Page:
[Hans] wanted to see the frequency response of a bandpass filter but didn’t have a lot of test equipment. Using an RTL-SDR dongle, some software and a quickly made noise generator, he still managed to get a rough idea of the filter’s characteristics . How did he do it? He ‘simply’ mea...

  • Lego Robot Plays Games For You As You Sleep

    Lego Robot Plays Games For You As You Sleep

    hackaday.com 17 Apr '14, 11am

    [Uli Kilian] — best known for solving 100 Rubik’s cubes during the 2011 London Marathon — got addicted to a free iPad game called Jurassic Park builder. Being the efficient man he is, he soon realized the game could be automated — after all, you just have to tap on dinosaurs every few...

  • Awww Shoot! My Spool Doesn’t Fit My Holder

    Awww Shoot! My Spool Doesn’t Fit My Holder

    hackaday.com 17 Apr '14, 8am

    [Ben] took a different approach to the same problem. His design holds the spool on its side making the spool width have no affect on the holders’ functionality. The parts for this spool holder are recycled from an old computer CD drive. If we’d have to suggest anything, it would be to...

  • New post: Hackaday Retro Edition: Parallel Port Ethernet

    Hackaday Retro Edition: Parallel Port Ethernet

    hackaday.com 17 Apr '14, 5am

    The next one isn’t exactly vintage, but it does carry the spirit of antiquated hardware onto the web. [Valentin] is using a FleaFPGA and a 186 over at OpenCores . The FPGA board gives him VGA output, an SD card, A PS/2 keyboard, but no options for networking. That’s no problem for [Va...

  • Kyub MIDI Keyboard Puts a Piano in Your Pocket

    Kyub MIDI Keyboard Puts a Piano in Your Pocket

    hackaday.com 17 Apr '14, 2am

    [Keith Baxter] loves making electronic instruments. His latest vision has come to life as Kyub, an open-source MIDI keyboard . [Keith] has previously graced our site and cracked Popular Science with his servoelectric guitar . [Keith] wanted to make a completely open source instrument ...

  • Wearable flames with fur and LED strips

    Wearable flames with fur and LED strips

    hackaday.com 16 Apr '14, 11pm

    [Finchronicity] over on Hackaday Projects has made a pretty awesome furry LED Vest to keep him warm and well lit at this year’s Burning Man. He is using a Teensy 3.0 that drives strips of 470 WS2811 LEDs. The vertically aligned strips run on a continuous sequence which reaches up to 3...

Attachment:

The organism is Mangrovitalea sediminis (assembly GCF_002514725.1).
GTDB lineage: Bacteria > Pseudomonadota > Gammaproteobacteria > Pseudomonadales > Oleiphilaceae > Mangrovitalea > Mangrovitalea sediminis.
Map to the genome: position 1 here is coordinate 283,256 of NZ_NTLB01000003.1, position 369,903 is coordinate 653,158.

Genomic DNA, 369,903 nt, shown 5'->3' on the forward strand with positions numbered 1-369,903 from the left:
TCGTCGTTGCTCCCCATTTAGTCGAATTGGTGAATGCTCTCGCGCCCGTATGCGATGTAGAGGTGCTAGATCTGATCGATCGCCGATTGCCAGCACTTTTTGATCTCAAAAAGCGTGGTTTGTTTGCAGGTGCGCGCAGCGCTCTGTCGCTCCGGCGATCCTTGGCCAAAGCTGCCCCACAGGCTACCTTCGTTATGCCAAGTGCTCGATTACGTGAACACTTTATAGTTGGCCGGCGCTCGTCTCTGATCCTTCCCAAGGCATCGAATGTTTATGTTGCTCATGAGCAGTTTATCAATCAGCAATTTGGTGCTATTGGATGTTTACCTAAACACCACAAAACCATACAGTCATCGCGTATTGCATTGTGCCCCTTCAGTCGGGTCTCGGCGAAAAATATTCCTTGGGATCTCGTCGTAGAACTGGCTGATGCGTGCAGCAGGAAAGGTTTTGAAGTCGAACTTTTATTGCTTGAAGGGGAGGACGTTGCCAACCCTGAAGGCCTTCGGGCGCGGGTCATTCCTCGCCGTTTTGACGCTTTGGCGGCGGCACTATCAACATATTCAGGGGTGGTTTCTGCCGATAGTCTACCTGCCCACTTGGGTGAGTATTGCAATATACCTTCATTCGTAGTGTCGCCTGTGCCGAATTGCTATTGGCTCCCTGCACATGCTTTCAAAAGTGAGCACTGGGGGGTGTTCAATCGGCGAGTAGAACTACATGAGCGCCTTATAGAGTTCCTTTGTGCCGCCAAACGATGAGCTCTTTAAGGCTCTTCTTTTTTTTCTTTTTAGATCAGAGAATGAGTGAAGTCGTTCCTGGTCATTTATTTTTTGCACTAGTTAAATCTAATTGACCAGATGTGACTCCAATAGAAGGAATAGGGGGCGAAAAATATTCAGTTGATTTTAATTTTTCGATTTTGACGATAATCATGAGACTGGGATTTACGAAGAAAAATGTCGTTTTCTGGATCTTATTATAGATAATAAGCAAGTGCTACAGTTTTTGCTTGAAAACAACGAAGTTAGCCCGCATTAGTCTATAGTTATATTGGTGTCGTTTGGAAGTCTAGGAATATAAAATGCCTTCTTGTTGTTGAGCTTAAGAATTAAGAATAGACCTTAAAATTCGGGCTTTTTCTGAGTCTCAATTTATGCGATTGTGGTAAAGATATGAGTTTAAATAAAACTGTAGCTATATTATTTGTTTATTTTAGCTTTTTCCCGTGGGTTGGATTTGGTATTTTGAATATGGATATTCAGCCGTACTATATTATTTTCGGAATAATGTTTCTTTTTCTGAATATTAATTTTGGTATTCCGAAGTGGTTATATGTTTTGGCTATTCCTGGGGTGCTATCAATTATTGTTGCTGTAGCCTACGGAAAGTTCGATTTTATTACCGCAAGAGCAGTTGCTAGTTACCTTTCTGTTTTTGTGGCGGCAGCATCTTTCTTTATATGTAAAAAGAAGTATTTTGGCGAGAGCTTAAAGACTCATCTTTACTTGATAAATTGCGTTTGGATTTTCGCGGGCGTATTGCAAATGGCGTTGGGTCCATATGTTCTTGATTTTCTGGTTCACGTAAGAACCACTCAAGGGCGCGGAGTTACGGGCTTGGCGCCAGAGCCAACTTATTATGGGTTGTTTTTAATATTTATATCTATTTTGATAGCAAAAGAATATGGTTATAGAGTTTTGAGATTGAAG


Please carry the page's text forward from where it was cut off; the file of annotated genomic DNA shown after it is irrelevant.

• Building the Internet of “Thing” at FTF2014

    Building the Internet of “Thing” at FTF2014

    hackaday.com 16 Apr '14, 5pm

    It’s official: all the hype around IoT is starting to get a bit annoying. Not because there’s anything wrong with building Internet-connected devices, but because so many people are trying to jump on the bandwagon with the same old “Future: brought to you by Megacorp #07″-mindset. Rec...

  • Building a Mesh Networked Conference Badge

    hackaday.com 16 Apr '14, 2pm

    That’s what I meant by “conceptual”. I know your badges worked and did so very well too. I was just wondering if the PC screen was showing TRUE geographic location in the building or not. You answered my question – they are not. Have you thought of this idea?: I was reading an article...

  • Homemade Gravity Light Doesn’t Last Long but Proves the Concept!

    Homemade Gravity Light Doesn’t Last Long but Proves the Concept!

    hackaday.com 16 Apr '14, 11am

    OK how about eliminating the water weight gravity feed and chain and move to an alternative method? Namely elastic potential energy. Keep the same rig as before, however, add a large elastic band to the center hub of the bicycle wheel (like a rubber sheet from a physical body workout ...

  • Inkjet Transfers to Wood

    Inkjet Transfers to Wood

    hackaday.com 16 Apr '14, 8am

    You can’t feed a piece of wood through a stock inkjet printer, and if you could it’s likely the nature of the material would result in less than optimal prints. But [Steve Ramsey] has a tutorial on inkjet transfers to wood over on his YouTube Channel which is a simple two-step method ...

  • The HellZXchreiber

    The HellZXchreiber

    hackaday.com 16 Apr '14, 5am

    Hellschreiber – German for ‘light pen’ – was developed in the 20s as a way to transmit text in a way that was much more robust than the teletypes of the time. These devices were used to great effect by the Germans in WWII, and later became popular with wire services and was used until...

  • Frozen Instruments Played at Swedish Music Festival

    Frozen Instruments Played at Swedish Music Festival

    hackaday.com 16 Apr '14, 2am

    [Tim Linhart] wanted to do something different for this Swedish music festival — so he decided to carve all the instruments by hand, out of ice. The festival consists of seven bands playing very different musical styles, with over 40 concerts occurring during the festival. [Tim Linhar...

  • The Hacklet #1

    The Hacklet #1

    hackaday.com 16 Apr '14, 1am

    With the launch of hackaday.io, our project hosting site, we’ve seen quite a bit of interesting hacks flowing in. While we feature some of our favorite projects on the blog, we’ve decided it’s time to start a regular recap of what’s going on in the Hackaday Projects community. We call...

  • A 3D Printed Cryptex

    hackaday.com 15 Apr '14, 11pm

    When I read that book and got to the part about the glass vial of vinegar and the message printed on papyrus, which the vinegar would supposedly destroy… I was thinking mount the thing in a jig at an angle then carefully drill up from underneath it into the glass vial while having a s...

  • Developed on Hackaday: Olivier’s Design Rundown

    hackaday.com 15 Apr '14, 9pm

    the main point of a removable master key storage is to always have it with you. If you have to get up and go the loo you can simply snatch out the card and take it with you. (In a corporate setting it’s not uncommon to enforce this, by making the secret storing smart card also act as ...

  • Retrotechtacular: The Cryotron Computer

    Retrotechtacular: The Cryotron Computer

    hackaday.com 15 Apr '14, 5pm

    The name comes from the low temperature bath necessary to make the switches work properly. Miniaturization was the key as it always is; the example above is a relatively small example of the wire-wound version of the Cryotron, but the end goal was a process very familiar to us today. ...